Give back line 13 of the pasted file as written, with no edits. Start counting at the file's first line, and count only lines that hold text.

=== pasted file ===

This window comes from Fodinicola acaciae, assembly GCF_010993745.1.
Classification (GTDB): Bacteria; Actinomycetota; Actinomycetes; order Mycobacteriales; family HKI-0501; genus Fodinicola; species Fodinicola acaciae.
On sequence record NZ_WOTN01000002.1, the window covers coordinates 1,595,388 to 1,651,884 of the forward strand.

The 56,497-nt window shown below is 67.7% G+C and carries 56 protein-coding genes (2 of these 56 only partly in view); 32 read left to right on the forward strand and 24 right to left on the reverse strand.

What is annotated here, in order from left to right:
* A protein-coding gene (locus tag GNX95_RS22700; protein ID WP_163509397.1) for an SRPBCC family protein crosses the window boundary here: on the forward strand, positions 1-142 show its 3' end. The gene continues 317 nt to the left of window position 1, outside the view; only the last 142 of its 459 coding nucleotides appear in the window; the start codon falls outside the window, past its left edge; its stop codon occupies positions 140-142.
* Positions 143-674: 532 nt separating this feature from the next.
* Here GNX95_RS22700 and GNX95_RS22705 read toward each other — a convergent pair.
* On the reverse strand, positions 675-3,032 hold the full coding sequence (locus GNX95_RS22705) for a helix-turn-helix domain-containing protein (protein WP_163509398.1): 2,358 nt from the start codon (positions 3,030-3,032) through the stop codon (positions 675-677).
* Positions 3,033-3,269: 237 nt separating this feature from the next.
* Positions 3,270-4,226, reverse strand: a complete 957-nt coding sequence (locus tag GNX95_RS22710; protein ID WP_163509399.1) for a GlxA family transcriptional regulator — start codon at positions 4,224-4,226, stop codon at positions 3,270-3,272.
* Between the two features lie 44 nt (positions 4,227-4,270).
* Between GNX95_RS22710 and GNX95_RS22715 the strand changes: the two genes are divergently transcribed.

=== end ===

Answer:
* Between GNX95_RS22710 and GNX95_RS22715 the strand changes: the two genes are divergently transcribed.